Some extinct animals have anatomical oddities that seem destined to be confined to the marginalia of history. Questionable characters, such as the single-fingered dinosaur and the flightless, club-winged bird, ultimately died off despite—if not because of—their idiosyncratic adaptations.

Now, researchers have described a perplexing, long-extinct creature, this time with some dubious dental assets: large saber teeth. A seemingly strange adaptation for a plant eater.

This Middle Permian creature exhibits what Jörg Fröbisch, of the Humboldt Museum in Berlin, kindly describes as "a unique dentition."

The aptly named Tiarajudens eccentricus (Tiaraju for its location, "dens" for teeth—and eccentricus, well, you can gather that bit) was a dog-sized animal that lived some 260 million years ago in what is now Brazil.

"Large saber canine [teeth] are unexpected in a herbivore," wrote the authors of the study that describes the new anomodont, a member of the therapsid group (which produced some lines that eventually led to mammals).

And these fangs weren't subtle. The saber teeth were more than half the length of the animal's 22.5-centimeter-long skull—proportionally bigger even than those of a carnivorous contemporary, the Inostrancevia.

Among four-legged animals, a plant-based diet had only emerged some 40 million years earlier, but the sizable teeth do not appear to be a holdover from carnivorous ancestors.

So if it wasn't tearing meat like a saber-tooth tiger, what was it doing with these two outsized teeth? "The function of the saber teeth is unknown," wrote authors of the new study. But they might have used them to scare away predators, fight among each other or show off for potential mates—or perhaps all three.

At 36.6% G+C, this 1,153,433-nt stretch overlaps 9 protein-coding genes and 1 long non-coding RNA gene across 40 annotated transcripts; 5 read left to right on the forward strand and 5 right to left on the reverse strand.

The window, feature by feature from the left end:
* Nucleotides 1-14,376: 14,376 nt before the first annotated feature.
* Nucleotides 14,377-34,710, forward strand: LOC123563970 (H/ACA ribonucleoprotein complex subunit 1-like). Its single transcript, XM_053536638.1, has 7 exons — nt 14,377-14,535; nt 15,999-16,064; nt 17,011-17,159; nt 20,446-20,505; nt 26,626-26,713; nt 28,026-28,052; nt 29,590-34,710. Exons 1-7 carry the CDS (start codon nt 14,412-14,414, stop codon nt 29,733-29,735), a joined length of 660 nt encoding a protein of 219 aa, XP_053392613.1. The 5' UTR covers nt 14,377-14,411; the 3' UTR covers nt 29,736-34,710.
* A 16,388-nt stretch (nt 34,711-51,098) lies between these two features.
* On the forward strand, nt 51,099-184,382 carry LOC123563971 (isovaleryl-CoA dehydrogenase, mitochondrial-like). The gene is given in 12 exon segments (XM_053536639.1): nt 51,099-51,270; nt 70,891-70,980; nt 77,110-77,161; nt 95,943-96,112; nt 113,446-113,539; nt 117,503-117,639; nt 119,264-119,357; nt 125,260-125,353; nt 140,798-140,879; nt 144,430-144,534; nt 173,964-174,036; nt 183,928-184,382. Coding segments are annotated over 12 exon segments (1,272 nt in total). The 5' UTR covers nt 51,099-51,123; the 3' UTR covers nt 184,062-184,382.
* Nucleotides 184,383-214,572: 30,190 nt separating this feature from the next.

Saber teeth are not totally unknown in the herbivore world. There are a few living deer, such as the water deer Hydropotes and musk deer Moschus, that have protruding teeth. But before this little anomodont was uncovered, the earliest known example was the Titanoides, which didn't emerge until 57 million years ago.

These saber teeth are not, apparently, to be confused with the tusks simultaneously sprouting from a sister anomodont group, the dicynodonts.

With this distinction, Fröbisch poses an existential question—for T. eccentricus, at least: "When is a saber tooth a saber tooth, and when is it a tusk or simply an enlarged canine?"

The answer, actually, still seems unclear and, he notes, "appears to be vague and primarily based on length." But perhaps it will be worth chewing over, as he points out that it should help explain a bit about the evolution of herbivores and their "complex social interactions"—or lack thereof.


The study, led by Juan Carlos Cisneros, of the Universidade Federal do Piauí in Teresina, Brazil, and accompanying essay by Fröbisch were published in the March 25 issue of Science.

Images of T. eccentricus courtesy of Juan Cisneros